WASHINGTON, May 14, 2015 (GLOBE NEWSWIRE) -- A team of Exelon employees today received the nuclear energy industry's highest innovation award for implementing digital process for managing plant maintenance work. The employees were honored for their Electronic Work Package (eWP), a digital process through which work packages are created, managed, monitored and stored. It replaces paper-based work packages and enhances worker safety, efficiency and productivity during plant maintenance work.
The B. Ralph Sylvia Best of the Best Top Industry Practice (TIP) Award was presented at the Nuclear Energy Institute's annual meeting. The TIP awards recognize achievements in 12 categories—four reactor vendor awards and eight process awards for innovation to improve safety, efficiency and nuclear plant performance—as well as an award for vision, leadership and ingenuity.
The eWP digital work packages, the first of its kind in the nuclear energy industry, are efficient and user-friendly. Personnel can easily view, revise and approve the latest work package information from any Exelon computer, including tablets, in the field. They can take photos and videos of field conditions for documentation and to improve communications and problem solving.
"This is a step change for the industry," said Tony Pietrangelo, NEI's senior vice president and chief nuclear officer. "Exelon's eWP increases productivity throughout project execution, and its electronic platform enables real-time engagement by all parties involved. It has fast proven to be far more effective than traditional protocols. The Nuclear Energy Institute is excited to recognize the dedicated Exelon professionals whose innovative thinking and hard work yielded this remarkable accomplishment, which is transferrable across the entire industry."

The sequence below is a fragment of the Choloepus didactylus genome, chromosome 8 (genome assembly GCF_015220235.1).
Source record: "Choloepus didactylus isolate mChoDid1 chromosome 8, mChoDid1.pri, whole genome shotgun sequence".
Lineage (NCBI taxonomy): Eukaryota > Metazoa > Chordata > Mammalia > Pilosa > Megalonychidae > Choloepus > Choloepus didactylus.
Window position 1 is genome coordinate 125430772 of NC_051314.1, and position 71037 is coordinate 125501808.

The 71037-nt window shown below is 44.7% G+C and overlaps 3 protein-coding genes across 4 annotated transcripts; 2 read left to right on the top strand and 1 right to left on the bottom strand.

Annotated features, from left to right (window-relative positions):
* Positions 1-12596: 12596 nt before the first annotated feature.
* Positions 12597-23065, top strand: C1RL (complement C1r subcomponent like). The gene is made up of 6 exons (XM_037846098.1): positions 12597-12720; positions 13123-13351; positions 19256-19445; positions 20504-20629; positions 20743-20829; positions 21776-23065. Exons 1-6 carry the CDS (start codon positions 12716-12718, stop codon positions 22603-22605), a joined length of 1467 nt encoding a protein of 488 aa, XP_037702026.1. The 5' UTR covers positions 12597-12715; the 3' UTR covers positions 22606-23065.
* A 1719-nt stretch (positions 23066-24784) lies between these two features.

"Innovation is absolutely key to the ongoing success of our organization," said Bryan Hanson, president and chief nuclear officer of Exelon Nuclear. "The Electronic Work
Package is an important innovation that will make the performance of work packages throughout Exelon's nuclear fleet even safer and more efficient, and it will benefit the entire organization for years to come. On behalf of Exelon's leadership team, I wish to commend and thank the team members who brought this remarkable innovation to fruition. Well done."
On average, operations and maintenance expenses constituted 56 percent of a nuclear energy facility's electricity generation cost in 2013, according to the Electric Utility Cost Group. Exelon will implement the eWP process at all its nuclear plant sites, allowing the company to improve worker productivity and reduce costs.
The Best of the Best Award honors the late B. Ralph Sylvia, an industry leader who was instrumental in starting the Top Industry Practice program 21 years ago. Details on award-winning Top Industry Practice solutions are as follows:
TIP Vendor Awards
Dominion Nuclear employees at the Millstone Power Station earned the AREVA Vendor Award for using a new "soft" chemical cleaning process to remove deposits in steam generators, a key plant component. Dominion Nuclear selected AREVA's deposit minimization treatment, which is simpler, safer, faster and more environmentally friendly than hard chemical cleaning techniques. In its first use, the soft process removed more than five tons of material, produced no hazardous liquid waste, improved steam generator performance and yielded almost $30 million in benefits.
GE Hitachi Nuclear Energy